Higher levels of salt are often necessary (along with supplementing other important electrolytes, such as calcium, magnesium, and potassium) while fasting and in ketosis. A low carbohydrate diet is naturally diuretic, as is caffeine, so your body will be excreting more salt.
Do lower sodium dietary recommendations in orthodox western medicine lead to more health problems and more pharmaceutical prescriptions to treat those problems? Consider this:
Pass the salt: The myth of the low-salt diet (excerpts)
… researcher James DiNicolantonio shakes up a nutritional hornet’s nest with his new book, The Salt Fix: Why the Experts Got it All Wrong — and How Eating More Might Save Your Life. DiNicolantonio’s argument is simple: There is no credible evidence that a salt-restricted diet lowers blood pressure in the vast majority of people, nor does it lead to heart disease or stroke. In fact, he argues, salt restriction is harmful and seems to predispose us to such conditions as insulin resistance, Type 2 diabetes, elevated cholesterol and triglycerides, abnormal workloads on the heart, and kidney disease. Finally, DiNicolantonio reminds us that salt is the wrong little white crystal to blame for chronic illness. The real culprit is sugar.
Fifty percent of Americans are currently monitoring or attempting to reduce their sodium intake and 25 percent are being told by a health professional to curb their sodium consumption. Avoiding salt is one of the Health Commandments. But as DiNicolantonio takes readers through the history of the scientific debates about salt — what he calls the Salt Wars — you can only be impressed by the weakness of the evidence in support of the original calls in the 1950s and ’60s for salt-restriction. Sample sizes were small, evidence misstated and there were no randomized controlled studies, the gold standard for medical research.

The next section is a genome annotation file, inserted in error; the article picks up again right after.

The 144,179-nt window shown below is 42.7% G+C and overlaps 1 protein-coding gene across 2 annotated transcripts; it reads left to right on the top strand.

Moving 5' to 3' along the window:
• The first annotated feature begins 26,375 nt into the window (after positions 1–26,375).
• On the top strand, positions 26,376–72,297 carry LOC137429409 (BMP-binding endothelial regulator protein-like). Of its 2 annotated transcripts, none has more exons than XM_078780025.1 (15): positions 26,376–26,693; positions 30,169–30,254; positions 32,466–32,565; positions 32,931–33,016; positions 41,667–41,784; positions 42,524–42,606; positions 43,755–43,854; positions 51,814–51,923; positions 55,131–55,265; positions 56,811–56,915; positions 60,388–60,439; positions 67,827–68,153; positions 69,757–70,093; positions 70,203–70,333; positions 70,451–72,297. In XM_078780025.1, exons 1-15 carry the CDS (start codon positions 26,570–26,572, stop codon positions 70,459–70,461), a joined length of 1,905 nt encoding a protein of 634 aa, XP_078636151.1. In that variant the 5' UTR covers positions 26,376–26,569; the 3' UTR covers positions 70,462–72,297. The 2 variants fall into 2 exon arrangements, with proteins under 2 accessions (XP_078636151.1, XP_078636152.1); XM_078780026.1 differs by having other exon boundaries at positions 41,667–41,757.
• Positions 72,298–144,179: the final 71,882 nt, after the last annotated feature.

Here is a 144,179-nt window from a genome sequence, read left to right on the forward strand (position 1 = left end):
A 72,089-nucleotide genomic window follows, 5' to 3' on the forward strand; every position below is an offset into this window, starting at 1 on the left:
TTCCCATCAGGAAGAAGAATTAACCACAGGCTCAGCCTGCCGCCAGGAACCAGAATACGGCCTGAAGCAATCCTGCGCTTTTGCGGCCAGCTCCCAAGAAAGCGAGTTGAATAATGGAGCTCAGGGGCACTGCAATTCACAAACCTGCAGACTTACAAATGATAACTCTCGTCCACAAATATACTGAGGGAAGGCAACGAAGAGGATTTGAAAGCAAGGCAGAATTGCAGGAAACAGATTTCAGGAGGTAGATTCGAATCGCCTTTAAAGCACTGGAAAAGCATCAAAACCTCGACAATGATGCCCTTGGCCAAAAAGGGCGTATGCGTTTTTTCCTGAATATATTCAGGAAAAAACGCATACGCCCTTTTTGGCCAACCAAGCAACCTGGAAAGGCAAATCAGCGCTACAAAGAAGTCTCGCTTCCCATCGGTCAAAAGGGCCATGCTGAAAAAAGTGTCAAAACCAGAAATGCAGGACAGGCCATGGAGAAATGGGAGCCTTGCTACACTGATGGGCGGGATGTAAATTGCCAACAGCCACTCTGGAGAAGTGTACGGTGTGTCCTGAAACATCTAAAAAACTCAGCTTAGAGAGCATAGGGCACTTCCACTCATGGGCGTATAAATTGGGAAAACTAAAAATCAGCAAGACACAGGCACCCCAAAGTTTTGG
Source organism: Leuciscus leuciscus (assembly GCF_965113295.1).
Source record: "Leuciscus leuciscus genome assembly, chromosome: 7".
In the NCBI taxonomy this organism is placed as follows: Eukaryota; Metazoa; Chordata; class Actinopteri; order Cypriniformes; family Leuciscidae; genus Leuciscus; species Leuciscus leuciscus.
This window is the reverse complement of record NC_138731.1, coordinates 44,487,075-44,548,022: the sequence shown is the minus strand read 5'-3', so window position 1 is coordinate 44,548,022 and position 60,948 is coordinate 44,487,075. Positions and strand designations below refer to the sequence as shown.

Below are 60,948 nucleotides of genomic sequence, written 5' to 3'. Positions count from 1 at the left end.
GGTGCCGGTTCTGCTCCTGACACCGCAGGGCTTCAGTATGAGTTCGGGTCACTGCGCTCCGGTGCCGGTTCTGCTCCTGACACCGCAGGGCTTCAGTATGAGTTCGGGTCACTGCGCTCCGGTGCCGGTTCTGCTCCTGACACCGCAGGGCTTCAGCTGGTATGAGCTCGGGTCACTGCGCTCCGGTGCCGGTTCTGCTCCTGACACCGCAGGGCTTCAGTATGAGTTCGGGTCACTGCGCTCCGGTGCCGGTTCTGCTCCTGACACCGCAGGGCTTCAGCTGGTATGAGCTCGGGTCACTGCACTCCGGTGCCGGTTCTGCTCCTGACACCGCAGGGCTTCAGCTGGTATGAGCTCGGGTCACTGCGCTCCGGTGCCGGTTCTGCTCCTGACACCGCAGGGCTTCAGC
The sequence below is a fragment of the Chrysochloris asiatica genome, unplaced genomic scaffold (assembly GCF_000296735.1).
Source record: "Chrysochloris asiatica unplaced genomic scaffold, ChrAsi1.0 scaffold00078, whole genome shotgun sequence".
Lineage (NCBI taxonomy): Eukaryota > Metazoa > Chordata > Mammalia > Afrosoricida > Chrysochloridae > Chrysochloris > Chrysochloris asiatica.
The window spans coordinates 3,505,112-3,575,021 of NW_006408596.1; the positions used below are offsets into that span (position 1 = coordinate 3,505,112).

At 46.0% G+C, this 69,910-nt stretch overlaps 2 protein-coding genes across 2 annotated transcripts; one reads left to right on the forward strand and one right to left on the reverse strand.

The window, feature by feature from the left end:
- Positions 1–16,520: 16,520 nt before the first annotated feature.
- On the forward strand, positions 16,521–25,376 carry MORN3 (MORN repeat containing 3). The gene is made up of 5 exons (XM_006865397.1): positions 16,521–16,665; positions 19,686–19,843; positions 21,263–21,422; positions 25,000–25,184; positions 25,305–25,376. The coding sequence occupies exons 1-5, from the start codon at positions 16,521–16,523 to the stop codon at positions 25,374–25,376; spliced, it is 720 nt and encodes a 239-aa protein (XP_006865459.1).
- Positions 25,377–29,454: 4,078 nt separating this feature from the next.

The problem for the salt-skeptics was that the data were ambiguous at best and, at worst, failed to show any significant relationship at all between salt intake, blood pressure and heart disease. When such a relationship was found at all, it was tiny — perhaps, at the most, a one point increase in a subject’s systolic or diastolic pressure. DiNicolantonio argues that most people, in fact, are not sensitive to salt intake at all. Drawing on his substantial knowledge of pathophysiology, he points out that for those of us with normal blood pressure, our kidneys are an incredibly powerful factory that efficiently excretes salt when levels rise above very tightly regulated upper limits (normal kidneys can filter the equivalent of over 1 teaspoon of salt every five minutes). When salt is restricted, on the other hand, our body regards this situation as life-threatening and initiates a cascade of hormonal and metabolic rescue maneuvers that, themselves, have negative side effects, including increases in heart rate and elevated serum levels of insulin, cholesterol, and triglycerides.
Science writer Gary Taubes once described it this way: “The controversy over the benefits, if any, of salt reduction now constitutes one of the longest running, most vitriolic and surreal disputes in all of medicine.”